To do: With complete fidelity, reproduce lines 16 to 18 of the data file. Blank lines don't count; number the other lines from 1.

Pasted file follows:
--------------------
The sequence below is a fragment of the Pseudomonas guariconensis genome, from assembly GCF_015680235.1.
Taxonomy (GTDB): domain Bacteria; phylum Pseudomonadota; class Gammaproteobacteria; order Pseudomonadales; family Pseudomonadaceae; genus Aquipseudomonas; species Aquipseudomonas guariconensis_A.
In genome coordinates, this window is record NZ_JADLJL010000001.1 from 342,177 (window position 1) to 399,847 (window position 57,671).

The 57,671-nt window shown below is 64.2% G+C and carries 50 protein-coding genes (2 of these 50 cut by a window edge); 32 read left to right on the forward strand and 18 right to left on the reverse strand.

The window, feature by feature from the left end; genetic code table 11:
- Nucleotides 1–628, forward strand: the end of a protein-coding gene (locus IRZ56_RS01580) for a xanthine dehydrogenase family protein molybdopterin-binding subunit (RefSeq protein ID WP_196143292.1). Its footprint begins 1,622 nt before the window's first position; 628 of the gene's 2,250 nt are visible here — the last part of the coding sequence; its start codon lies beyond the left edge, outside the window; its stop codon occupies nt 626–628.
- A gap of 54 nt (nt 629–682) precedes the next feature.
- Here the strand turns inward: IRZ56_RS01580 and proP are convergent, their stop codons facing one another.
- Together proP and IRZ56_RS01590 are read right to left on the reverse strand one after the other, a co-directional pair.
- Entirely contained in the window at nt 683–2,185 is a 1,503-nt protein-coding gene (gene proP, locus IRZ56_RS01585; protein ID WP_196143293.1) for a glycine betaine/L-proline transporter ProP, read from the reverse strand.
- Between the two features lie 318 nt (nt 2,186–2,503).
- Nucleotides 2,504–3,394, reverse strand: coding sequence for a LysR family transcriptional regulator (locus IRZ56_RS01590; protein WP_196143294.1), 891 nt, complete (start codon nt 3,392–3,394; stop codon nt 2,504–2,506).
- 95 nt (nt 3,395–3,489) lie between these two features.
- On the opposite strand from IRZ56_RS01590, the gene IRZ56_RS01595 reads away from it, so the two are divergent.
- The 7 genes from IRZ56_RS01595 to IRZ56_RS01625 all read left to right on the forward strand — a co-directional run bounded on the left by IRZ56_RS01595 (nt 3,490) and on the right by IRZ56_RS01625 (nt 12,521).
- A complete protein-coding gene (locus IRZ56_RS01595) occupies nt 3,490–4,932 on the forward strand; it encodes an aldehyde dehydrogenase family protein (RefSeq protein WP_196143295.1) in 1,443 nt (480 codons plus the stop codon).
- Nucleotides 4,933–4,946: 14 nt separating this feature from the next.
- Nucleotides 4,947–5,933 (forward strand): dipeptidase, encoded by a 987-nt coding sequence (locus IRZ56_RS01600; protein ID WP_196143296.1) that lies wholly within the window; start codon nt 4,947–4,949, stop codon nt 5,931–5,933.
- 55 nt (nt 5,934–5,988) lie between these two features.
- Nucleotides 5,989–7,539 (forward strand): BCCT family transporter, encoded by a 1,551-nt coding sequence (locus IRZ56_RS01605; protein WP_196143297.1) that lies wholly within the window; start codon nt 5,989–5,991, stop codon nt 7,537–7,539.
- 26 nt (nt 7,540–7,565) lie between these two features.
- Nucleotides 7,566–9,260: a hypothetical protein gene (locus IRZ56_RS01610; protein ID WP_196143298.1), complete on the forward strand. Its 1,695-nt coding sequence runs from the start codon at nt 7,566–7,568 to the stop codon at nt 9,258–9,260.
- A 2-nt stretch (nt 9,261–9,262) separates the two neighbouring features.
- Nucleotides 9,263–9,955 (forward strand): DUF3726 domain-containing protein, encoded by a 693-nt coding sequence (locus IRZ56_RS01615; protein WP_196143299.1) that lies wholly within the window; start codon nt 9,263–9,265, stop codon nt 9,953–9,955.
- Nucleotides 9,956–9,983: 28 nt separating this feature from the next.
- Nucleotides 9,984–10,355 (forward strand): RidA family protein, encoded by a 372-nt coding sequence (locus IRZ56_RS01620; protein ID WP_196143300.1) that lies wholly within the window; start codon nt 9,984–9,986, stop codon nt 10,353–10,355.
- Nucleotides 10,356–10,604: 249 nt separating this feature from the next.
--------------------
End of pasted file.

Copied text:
- A complete protein-coding gene (locus IRZ56_RS01595) occupies nt 3,490–4,932 on the forward strand; it encodes an aldehyde dehydrogenase family protein (RefSeq protein WP_196143295.1) in 1,443 nt (480 codons plus the stop codon).
- Nucleotides 4,933–4,946: 14 nt separating this feature from the next.
- Nucleotides 4,947–5,933 (forward strand): dipeptidase, encoded by a 987-nt coding sequence (locus IRZ56_RS01600; protein ID WP_196143296.1) that lies wholly within the window; start codon nt 4,947–4,949, stop codon nt 5,931–5,933.